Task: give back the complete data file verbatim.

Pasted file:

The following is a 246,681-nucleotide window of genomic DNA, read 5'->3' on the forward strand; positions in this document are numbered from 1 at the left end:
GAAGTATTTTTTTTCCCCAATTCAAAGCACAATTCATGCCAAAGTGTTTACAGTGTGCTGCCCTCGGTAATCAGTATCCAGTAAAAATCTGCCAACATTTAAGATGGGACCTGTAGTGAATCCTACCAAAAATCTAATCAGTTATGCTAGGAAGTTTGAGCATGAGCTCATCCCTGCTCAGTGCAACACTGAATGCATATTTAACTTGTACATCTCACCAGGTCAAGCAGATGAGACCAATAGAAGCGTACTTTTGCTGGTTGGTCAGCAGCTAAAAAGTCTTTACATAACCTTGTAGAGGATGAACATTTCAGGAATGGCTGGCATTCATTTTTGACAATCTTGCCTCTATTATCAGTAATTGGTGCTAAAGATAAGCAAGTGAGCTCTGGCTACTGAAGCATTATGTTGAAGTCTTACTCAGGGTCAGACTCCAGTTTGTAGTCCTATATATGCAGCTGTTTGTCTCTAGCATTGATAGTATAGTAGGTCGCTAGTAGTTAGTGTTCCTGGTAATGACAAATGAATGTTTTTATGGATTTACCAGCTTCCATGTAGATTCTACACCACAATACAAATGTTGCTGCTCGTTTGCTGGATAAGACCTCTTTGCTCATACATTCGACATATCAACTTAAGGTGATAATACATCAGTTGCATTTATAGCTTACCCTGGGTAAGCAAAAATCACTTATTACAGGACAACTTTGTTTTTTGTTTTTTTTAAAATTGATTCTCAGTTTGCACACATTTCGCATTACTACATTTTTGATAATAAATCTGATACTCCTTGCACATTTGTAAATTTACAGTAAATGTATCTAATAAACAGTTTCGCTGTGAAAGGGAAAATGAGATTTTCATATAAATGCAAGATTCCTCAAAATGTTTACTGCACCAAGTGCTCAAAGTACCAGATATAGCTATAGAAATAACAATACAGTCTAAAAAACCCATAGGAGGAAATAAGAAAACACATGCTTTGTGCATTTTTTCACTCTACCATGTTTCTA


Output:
The following is a 246,681-nucleotide window of genomic DNA, read 5'->3' on the forward strand; positions in this document are numbered from 1 at the left end:
GAAGTATTTTTTTTCCCCAATTCAAAGCACAATTCATGCCAAAGTGTTTACAGTGTGCTGCCCTCGGTAATCAGTATCCAGTAAAAATCTGCCAACATTTAAGATGGGACCTGTAGTGAATCCTACCAAAAATCTAATCAGTTATGCTAGGAAGTTTGAGCATGAGCTCATCCCTGCTCAGTGCAACACTGAATGCATATTTAACTTGTACATCTCACCAGGTCAAGCAGATGAGACCAATAGAAGCGTACTTTTGCTGGTTGGTCAGCAGCTAAAAAGTCTTTACATAACCTTGTAGAGGATGAACATTTCAGGAATGGCTGGCATTCATTTTTGACAATCTTGCCTCTATTATCAGTAATTGGTGCTAAAGATAAGCAAGTGAGCTCTGGCTACTGAAGCATTATGTTGAAGTCTTACTCAGGGTCAGACTCCAGTTTGTAGTCCTATATATGCAGCTGTTTGTCTCTAGCATTGATAGTATAGTAGGTCGCTAGTAGTTAGTGTTCCTGGTAATGACAAATGAATGTTTTTATGGATTTACCAGCTTCCATGTAGATTCTACACCACAATACAAATGTTGCTGCTCGTTTGCTGGATAAGACCTCTTTGCTCATACATTCGACATATCAACTTAAGGTGATAATACATCAGTTGCATTTATAGCTTACCCTGGGTAAGCAAAAATCACTTATTACAGGACAACTTTGTTTTTTGTTTTTTTTAAAATTGATTCTCAGTTTGCACACATTTCGCATTACTACATTTTTGATAATAAATCTGATACTCCTTGCACATTTGTAAATTTACAGTAAATGTATCTAATAAACAGTTTCGCTGTGAAAGGGAAAATGAGATTTTCATATAAATGCAAGATTCCTCAAAATGTTTACTGCACCAAGTGCTCAAAGTACCAGATATAGCTATAGAAATAACAATACAGTCTAAAAAACCCATAGGAGGAAATAAGAAAACACATGCTTTGTGCATTTTTTCACTCTACCATGTTTCTA